It's a cool spring morning in Caddo Mills, with rows of kids and parents lining a two-block stretch of downtown. The Armadillo team is back on the flatbed, jumpsuited and waving, throwing candy along the parade route during the town's annual Fox Fest celebration. Armadillo's old X Prize banner is hanging from the side, with a green sign taped to the corner that says "Go Foxes," for the town's high school mascot. LaGrave is driving the big crane truck, with Ross in back waving and taking pictures and Milburn, the grandfather and high school physics teacher, smiling broadly as the truck makes a wide right turn on Main Street. Surrounded by "moon rocks" from last fall's Lunar Lander Challenge, holding up a big American flag, Blink sits at the back of the trailer, in an old Russian cosmonaut suit one of the guys bought on eBay.

Pixel, their four-tanked rocket, sits on the trailer behind Blink, resting on the NASA landing gear that Armadillo's been contracted to test. A boy in the crowd casually points up and tells his mom, "It's cool how they build that." After the parade the Armadillo team collects a tall green trophy from the judges—second place—and heads back to the hangar. "I don't know, maybe we needed more green on there," LaGrave jokes.

The new home is 45 minutes from Dallas, and shortly after the company set up shop at the airport, Eaton found a house on the outskirts of Caddo Mills and moved his wife, daughters and baby son to be near the rockets. Now the white board covered in rocket schematics also has good-luck notes from Eaton's kids. It's been good to be a part of the small town, Eaton says, good that the fire department knew where to find him, for instance, the night there was a methane leak back at the hangar.

With NASA facing an uncertain future, a team of Dallas rocketeers competes in the race to privatize the final frontier
Mark Graham
With NASA facing an uncertain future, a team of Dallas rocketeers competes in the race to privatize the final frontier
Armadillo engineer Neil Milburn
in a team jumpsuit decked
out in patches from past
X Prize Cup events in which Armadillo has competed
Mark Graham
Armadillo engineer Neil Milburn in a team jumpsuit decked out in patches from past X Prize Cup events in which Armadillo has competed

In fall 2008, Armadillo claimed the Level One X Prize Lunar Lander Challenge in New Mexico, flying its rocket for two 90-second flights and winning $350,000. They became the first team to tackle the Level Two challenge that year too—lighting up Pixel on the pad the very next day. An uneven mixture of liquid oxygen and fuel overheated the engine, burning through the engine nozzle and flipping Pixel upside down as it launched. They made their plans for next year's competition—the one Masten would come from behind to win, thanks to a last-minute rule change—but around this time, Eaton says, they also decided to begin focusing on sustained business over one-off wins like the X Prize. "You can't support a long-term business plan on prizes," Eaton says.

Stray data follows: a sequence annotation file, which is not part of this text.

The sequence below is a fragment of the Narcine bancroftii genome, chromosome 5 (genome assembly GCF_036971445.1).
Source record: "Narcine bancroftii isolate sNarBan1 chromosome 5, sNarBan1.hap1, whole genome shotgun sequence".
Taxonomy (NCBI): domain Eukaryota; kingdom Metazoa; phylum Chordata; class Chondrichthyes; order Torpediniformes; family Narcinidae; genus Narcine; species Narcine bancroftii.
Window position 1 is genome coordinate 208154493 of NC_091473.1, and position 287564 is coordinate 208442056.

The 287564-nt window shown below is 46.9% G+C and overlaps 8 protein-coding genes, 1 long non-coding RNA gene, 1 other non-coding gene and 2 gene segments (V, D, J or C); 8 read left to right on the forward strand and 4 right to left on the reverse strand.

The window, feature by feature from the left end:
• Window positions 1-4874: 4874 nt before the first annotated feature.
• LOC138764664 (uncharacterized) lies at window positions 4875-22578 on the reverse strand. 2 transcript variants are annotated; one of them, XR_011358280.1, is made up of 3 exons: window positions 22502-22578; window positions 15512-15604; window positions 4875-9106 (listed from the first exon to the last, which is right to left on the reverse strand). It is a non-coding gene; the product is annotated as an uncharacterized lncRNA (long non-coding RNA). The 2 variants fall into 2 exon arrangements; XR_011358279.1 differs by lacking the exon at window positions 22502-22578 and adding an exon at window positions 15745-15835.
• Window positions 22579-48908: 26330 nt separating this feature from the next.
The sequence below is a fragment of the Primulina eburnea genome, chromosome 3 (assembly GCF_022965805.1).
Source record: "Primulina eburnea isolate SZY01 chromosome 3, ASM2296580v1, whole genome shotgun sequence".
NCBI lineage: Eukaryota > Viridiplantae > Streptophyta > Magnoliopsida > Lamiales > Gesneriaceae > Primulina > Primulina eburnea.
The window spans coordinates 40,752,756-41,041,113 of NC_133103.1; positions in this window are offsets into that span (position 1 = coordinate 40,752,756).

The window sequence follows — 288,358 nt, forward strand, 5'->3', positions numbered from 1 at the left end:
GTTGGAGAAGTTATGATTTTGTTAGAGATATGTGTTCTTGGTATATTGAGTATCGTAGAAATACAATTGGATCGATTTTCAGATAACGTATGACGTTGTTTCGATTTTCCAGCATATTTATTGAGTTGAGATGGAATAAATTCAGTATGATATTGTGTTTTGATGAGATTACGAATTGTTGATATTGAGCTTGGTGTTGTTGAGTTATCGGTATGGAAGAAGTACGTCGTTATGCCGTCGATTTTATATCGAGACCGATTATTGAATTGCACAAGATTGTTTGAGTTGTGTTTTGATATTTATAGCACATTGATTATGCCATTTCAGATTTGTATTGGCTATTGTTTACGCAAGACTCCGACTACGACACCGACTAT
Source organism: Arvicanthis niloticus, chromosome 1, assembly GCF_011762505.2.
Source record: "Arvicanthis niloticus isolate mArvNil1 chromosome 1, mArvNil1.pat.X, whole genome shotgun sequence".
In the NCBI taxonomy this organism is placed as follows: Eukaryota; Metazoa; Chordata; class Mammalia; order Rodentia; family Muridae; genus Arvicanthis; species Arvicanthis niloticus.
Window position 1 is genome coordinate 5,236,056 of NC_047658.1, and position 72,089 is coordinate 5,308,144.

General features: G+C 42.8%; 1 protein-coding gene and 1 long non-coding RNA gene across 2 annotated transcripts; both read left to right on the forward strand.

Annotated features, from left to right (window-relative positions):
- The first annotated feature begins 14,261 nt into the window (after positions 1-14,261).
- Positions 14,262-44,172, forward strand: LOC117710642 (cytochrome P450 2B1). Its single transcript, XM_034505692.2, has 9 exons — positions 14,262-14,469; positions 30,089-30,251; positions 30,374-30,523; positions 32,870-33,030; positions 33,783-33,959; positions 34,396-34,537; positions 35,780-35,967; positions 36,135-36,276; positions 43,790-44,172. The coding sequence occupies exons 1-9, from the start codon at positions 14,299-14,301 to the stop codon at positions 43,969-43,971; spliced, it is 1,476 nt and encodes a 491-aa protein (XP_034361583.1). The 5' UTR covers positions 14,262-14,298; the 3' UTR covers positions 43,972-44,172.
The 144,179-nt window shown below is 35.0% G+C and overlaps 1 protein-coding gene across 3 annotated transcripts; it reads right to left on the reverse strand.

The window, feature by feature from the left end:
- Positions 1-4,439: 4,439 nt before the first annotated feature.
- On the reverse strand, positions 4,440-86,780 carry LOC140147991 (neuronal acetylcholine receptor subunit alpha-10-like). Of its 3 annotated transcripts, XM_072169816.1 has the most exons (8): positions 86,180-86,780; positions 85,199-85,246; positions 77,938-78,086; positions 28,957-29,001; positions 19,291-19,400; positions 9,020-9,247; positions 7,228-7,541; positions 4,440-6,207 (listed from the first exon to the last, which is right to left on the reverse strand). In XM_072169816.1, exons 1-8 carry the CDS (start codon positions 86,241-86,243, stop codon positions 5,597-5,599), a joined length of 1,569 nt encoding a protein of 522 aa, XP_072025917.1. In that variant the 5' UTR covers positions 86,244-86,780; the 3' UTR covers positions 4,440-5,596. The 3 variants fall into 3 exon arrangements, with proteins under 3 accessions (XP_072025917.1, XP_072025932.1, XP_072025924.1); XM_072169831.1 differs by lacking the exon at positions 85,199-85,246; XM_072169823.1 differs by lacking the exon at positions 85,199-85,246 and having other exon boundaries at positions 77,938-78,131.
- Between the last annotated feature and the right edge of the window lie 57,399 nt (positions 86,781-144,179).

Earlier in 2008, they'd signed on to supply rocket engines for Diamandis' Rocket Racing League, a scheme Wired once described as a "NASCAR in the clouds," but the league struggled to gather the financial backing to get started. It was steadier than prize money, and, as Carmack later wrote on Armadillo's blog, he'd warmed to the idea of airplanes powered by Armadillo's rocket engines, running at 250 miles per hour.

After cashing NASA's prize check, Armadillo took on paid work for NASA too, most recently testing out methane engines and landing gear for a potential lunar lander. Eaton says he found it incredible that NASA's representatives took one at look at Pixel, the rocket that flipped over during the lunar challenge, saw it lying on the ground in the hangar next to their rocket designs three generations further along, and decided that's what they wanted to outfit a moon landing. As far as he was concerned, Armadillo's tests had already proven it was simpler and more stable to have a separate engine for each module (Pixel has two modules and one engine).

Carmack says he poured nearly $4 million into Armadillo in its first eight years, and only in the last two has the rocket company turned a profit. "I do have the fear that if we get stuck being a small-time contractor, we do a couple million dollars a year and just kind of get by on that. There are little aerospace companies all over the place like that, and I desperately don't want to be that," Carmack says. After selling id Software last year, he's got more free cash, and says he'll be using it to pump up Armadillo's operations. "We're going to hire some more people on staff and we're going to make things go faster, because now really is the time."

NewSpace has been fairly quiet in the mainstream since the hype around the first X Prize in 2004, but things are picking up. Visit Masten's website today and for just $250, you can send a kilogram of whatever you like—science projects, grandpa's ashes, you name it—aboard one of its rockets to space. Bigelow Aerospace, makers of inflatable space hotels, has already launched a pair of prototypes in orbit.

The biggest player of all is a man who Carmack calls "the white knight" of NewSpace, Elon Musk. In 2002, Musk, a South African software wiz, founded Space Exploration Technologies, or SpaceX, with $100 million from the sale of his company, PayPal. In 2008, on its fourth attempt, SpaceX's Falcon 1 became the first privately funded rocket to reach orbit running on liquid fuel. After North Korea's failed rocket launch in 2009, Carmack sent an e-mail to Musk. It read, "Elon > Kim Jong-Il." "The notion that a private American citizen is able to accomplish what a major national power is unable to, it's a wonderful thing," Carmack says.

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